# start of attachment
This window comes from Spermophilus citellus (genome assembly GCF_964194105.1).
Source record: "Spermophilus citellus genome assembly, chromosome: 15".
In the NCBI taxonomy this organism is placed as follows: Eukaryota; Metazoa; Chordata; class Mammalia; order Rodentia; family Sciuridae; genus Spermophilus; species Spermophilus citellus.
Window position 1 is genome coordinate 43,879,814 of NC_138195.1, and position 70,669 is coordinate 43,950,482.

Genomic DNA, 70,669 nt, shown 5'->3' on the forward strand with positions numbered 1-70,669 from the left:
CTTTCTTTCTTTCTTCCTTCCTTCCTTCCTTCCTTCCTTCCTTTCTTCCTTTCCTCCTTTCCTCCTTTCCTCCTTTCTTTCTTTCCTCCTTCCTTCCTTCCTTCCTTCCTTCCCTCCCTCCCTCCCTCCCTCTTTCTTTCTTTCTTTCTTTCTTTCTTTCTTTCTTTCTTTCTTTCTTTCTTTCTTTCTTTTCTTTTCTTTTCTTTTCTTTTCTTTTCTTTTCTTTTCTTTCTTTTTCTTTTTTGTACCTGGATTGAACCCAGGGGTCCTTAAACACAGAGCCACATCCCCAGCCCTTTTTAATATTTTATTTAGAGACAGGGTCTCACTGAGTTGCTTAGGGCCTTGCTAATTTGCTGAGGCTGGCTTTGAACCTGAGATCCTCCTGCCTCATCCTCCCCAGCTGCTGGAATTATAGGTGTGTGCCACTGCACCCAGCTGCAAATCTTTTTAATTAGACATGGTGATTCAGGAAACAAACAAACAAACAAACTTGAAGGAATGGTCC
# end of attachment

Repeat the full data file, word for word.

This window comes from Spermophilus citellus (genome assembly GCF_964194105.1).
Source record: "Spermophilus citellus genome assembly, chromosome: 15".
In the NCBI taxonomy this organism is placed as follows: Eukaryota; Metazoa; Chordata; class Mammalia; order Rodentia; family Sciuridae; genus Spermophilus; species Spermophilus citellus.
Window position 1 is genome coordinate 43,879,814 of NC_138195.1, and position 70,669 is coordinate 43,950,482.

Genomic DNA, 70,669 nt, shown 5'->3' on the forward strand with positions numbered 1-70,669 from the left:
CTTTCTTTCTTTCTTCCTTCCTTCCTTCCTTCCTTCCTTCCTTTCTTCCTTTCCTCCTTTCCTCCTTTCCTCCTTTCTTTCTTTCCTCCTTCCTTCCTTCCTTCCTTCCTTCCCTCCCTCCCTCCCTCCCTCTTTCTTTCTTTCTTTCTTTCTTTCTTTCTTTCTTTCTTTCTTTCTTTCTTTCTTTCTTTTCTTTTCTTTTCTTTTCTTTTCTTTTCTTTTCTTTTCTTTCTTTTTCTTTTTTGTACCTGGATTGAACCCAGGGGTCCTTAAACACAGAGCCACATCCCCAGCCCTTTTTAATATTTTATTTAGAGACAGGGTCTCACTGAGTTGCTTAGGGCCTTGCTAATTTGCTGAGGCTGGCTTTGAACCTGAGATCCTCCTGCCTCATCCTCCCCAGCTGCTGGAATTATAGGTGTGTGCCACTGCACCCAGCTGCAAATCTTTTTAATTAGACATGGTGATTCAGGAAACAAACAAACAAACAAACTTGAAGGAATGGTCC